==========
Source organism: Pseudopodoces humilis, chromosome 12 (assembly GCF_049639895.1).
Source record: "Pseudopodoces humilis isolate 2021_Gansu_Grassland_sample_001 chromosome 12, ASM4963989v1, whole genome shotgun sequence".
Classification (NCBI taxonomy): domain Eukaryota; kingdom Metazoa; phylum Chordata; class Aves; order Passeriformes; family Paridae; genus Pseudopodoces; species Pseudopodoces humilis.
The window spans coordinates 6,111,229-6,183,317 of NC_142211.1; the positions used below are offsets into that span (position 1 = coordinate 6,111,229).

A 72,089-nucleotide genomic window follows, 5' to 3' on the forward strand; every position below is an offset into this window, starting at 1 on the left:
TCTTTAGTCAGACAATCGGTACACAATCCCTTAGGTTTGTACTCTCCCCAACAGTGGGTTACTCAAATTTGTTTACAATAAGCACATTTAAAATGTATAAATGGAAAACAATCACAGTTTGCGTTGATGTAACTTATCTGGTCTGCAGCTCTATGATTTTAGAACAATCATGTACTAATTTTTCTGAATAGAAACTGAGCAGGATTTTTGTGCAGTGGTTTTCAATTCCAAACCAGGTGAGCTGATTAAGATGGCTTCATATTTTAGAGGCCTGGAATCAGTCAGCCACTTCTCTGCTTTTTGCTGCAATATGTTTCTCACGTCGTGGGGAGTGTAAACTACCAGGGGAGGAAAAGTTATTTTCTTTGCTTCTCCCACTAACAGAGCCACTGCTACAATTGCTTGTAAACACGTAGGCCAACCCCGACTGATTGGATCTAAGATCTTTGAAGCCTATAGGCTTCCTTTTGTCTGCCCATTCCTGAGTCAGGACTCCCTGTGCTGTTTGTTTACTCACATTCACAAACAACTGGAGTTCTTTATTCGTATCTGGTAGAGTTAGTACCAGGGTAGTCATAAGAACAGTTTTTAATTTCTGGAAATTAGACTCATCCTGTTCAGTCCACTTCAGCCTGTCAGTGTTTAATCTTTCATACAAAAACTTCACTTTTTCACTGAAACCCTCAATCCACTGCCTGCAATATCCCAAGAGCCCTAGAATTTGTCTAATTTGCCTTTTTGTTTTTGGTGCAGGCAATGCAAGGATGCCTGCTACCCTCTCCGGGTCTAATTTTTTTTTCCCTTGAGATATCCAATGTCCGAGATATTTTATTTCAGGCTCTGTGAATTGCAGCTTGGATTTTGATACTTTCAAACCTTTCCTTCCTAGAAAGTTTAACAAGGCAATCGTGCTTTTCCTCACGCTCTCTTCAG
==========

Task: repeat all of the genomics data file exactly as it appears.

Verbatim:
Source organism: Pseudopodoces humilis, chromosome 12 (assembly GCF_049639895.1).
Source record: "Pseudopodoces humilis isolate 2021_Gansu_Grassland_sample_001 chromosome 12, ASM4963989v1, whole genome shotgun sequence".
Classification (NCBI taxonomy): domain Eukaryota; kingdom Metazoa; phylum Chordata; class Aves; order Passeriformes; family Paridae; genus Pseudopodoces; species Pseudopodoces humilis.
The window spans coordinates 6,111,229-6,183,317 of NC_142211.1; the positions used below are offsets into that span (position 1 = coordinate 6,111,229).

A 72,089-nucleotide genomic window follows, 5' to 3' on the forward strand; every position below is an offset into this window, starting at 1 on the left:
TCTTTAGTCAGACAATCGGTACACAATCCCTTAGGTTTGTACTCTCCCCAACAGTGGGTTACTCAAATTTGTTTACAATAAGCACATTTAAAATGTATAAATGGAAAACAATCACAGTTTGCGTTGATGTAACTTATCTGGTCTGCAGCTCTATGATTTTAGAACAATCATGTACTAATTTTTCTGAATAGAAACTGAGCAGGATTTTTGTGCAGTGGTTTTCAATTCCAAACCAGGTGAGCTGATTAAGATGGCTTCATATTTTAGAGGCCTGGAATCAGTCAGCCACTTCTCTGCTTTTTGCTGCAATATGTTTCTCACGTCGTGGGGAGTGTAAACTACCAGGGGAGGAAAAGTTATTTTCTTTGCTTCTCCCACTAACAGAGCCACTGCTACAATTGCTTGTAAACACGTAGGCCAACCCCGACTGATTGGATCTAAGATCTTTGAAGCCTATAGGCTTCCTTTTGTCTGCCCATTCCTGAGTCAGGACTCCCTGTGCTGTTTGTTTACTCACATTCACAAACAACTGGAGTTCTTTATTCGTATCTGGTAGAGTTAGTACCAGGGTAGTCATAAGAACAGTTTTTAATTTCTGGAAATTAGACTCATCCTGTTCAGTCCACTTCAGCCTGTCAGTGTTTAATCTTTCATACAAAAACTTCACTTTTTCACTGAAACCCTCAATCCACTGCCTGCAATATCCCAAGAGCCCTAGAATTTGTCTAATTTGCCTTTTTGTTTTTGGTGCAGGCAATGCAAGGATGCCTGCTACCCTCTCCGGGTCTAATTTTTTTTTCCCTTGAGATATCCAATGTCCGAGATATTTTATTTCAGGCTCTGTGAATTGCAGCTTGGATTTTGATACTTTCAAACCTTTCCTTCCTAGAAAGTTTAACAAGGCAATCGTGCTTTTCCTCACGCTCTCTTCAG